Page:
You launch Console and in Server Configuration you go to Client Access. There by double clicking on server’s name you will open its properties. You continue by clicking on Outlook Anywhere tab and you update the textbox field to your External host name. Remember this name is the FQDN that Outlook will try to access via SSL (https) and it should be accessible from the Internet. For the Client authentication method we select the Basic authentication and we don’t check the Allow secure channel (SSL) offloading since our Exchange will be the SSL proxy. Then you go ahead and click on Enable Outlook Anywhere option on the right of your console screen in Actions toolbar.
That’s it and now you should be able to open Microsoft’s Remote Connectivity Analyzer and test your configuration. The website address is: https://testconnectivity.microsoft.com
First we need to fill the form with the required to connect information for our user and Exchange Server. Please pay extra attention to your typing to avoid any errors. In addition do not try to test using a local administrator account since it will not work, instead create a user in AD and assign that user a mailbox with normal access from Outlook.
After 20-30 seconds if all tests are successful you will see the following screen.
Success, except a minor issue that has to do with the fact that the StartSSL certificate is not in default Root Certification Authorities which is not an issue at all since these are automatically updated via Windows Update Service.
The last step is to setup our Outlook to use HTTP to access Exchange Server. One issue that needs to be addressed is to do the setup while Outlook has local access to Exchange Server, otherwise it will not connect and it will fail. To locally access the Exchange Server via Internet you need to setup a VPN (PPTP or L2TP) connection or if you have a laptop computer just login locally to your domain as usual and open your Outlook.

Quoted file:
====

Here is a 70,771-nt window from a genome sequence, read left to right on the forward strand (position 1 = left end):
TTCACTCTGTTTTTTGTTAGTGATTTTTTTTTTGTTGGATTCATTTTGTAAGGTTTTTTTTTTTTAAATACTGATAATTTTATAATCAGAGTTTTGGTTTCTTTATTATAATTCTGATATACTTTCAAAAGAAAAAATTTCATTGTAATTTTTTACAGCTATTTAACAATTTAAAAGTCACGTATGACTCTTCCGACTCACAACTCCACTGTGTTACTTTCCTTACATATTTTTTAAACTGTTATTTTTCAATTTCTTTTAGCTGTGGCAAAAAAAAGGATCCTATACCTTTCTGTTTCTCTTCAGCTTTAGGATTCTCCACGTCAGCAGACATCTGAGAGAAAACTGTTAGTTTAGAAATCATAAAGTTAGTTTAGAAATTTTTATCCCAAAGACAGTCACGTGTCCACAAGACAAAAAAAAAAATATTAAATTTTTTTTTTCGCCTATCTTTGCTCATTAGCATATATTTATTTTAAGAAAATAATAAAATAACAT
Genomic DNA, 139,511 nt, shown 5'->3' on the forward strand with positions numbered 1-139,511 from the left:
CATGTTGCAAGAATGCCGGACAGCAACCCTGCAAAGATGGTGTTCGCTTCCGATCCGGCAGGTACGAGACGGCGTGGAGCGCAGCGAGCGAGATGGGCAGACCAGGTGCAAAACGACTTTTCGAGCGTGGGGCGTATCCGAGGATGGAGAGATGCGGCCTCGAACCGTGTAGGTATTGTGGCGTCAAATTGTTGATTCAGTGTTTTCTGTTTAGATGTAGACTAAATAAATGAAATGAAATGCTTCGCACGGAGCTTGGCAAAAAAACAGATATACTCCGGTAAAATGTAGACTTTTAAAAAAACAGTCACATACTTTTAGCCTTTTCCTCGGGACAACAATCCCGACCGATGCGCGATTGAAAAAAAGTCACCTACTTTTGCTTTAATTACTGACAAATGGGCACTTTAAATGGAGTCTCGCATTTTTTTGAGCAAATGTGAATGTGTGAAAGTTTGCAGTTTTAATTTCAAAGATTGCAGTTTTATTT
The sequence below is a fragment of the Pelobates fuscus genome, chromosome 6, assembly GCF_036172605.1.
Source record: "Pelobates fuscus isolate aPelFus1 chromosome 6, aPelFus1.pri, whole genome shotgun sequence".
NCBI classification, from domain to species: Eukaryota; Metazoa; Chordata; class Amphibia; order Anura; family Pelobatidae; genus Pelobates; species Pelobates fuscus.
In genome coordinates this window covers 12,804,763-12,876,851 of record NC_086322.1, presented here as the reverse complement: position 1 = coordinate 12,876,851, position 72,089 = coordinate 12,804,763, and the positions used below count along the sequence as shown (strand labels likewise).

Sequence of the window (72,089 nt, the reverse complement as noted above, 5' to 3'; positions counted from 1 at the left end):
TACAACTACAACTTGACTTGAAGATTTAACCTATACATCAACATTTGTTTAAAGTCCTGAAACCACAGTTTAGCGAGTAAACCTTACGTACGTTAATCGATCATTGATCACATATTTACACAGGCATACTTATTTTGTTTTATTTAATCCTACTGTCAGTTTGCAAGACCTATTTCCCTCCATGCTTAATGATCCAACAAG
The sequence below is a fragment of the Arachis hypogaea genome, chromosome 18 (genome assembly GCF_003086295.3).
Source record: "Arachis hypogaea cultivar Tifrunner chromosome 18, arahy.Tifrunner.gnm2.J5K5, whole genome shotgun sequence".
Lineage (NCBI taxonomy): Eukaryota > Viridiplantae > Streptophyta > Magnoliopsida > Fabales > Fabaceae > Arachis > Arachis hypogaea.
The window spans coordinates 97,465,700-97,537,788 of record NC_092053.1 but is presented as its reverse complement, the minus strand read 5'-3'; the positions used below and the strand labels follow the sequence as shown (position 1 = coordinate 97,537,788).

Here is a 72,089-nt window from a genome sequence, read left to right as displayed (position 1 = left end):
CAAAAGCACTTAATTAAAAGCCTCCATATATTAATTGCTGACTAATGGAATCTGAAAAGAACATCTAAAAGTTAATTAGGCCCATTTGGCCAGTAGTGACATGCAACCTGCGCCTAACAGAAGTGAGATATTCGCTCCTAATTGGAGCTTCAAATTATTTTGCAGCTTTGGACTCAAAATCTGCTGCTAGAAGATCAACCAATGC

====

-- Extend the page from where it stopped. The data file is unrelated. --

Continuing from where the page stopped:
You will need to first setup your Exchange account with local access and after restarting Outlook go to Account Settings then your Exchange Account and click on More Settings …
Then you click on Connection Tab and check the box Connect to Microsoft Exchange with HTTP. Next click on the settings button to continue.
Then type in the textboxes the required proxy URL and select Basic Authentication from the list of Authentication Providers. After you select Basic Authentication the checkbox Connect only with SSL will be checked and grey meaning that you only can connect via SSL with Basic (Clear Text) Authentication.
Finish the setup of the account and restart Outlook. You should be able to connect without any issues and the following screen of Outlook Connection Status validates the connection. This screen is called by right-clicking on the Outlook icon in notification area with Alt pressed.
if you follow the instructions you will be able to securely access Exchange from your Outlook installed in any computer with Internet access via RPC/HTTP protocol and SSL encryption.
Thank you for reading, any questions or comments are most welcome.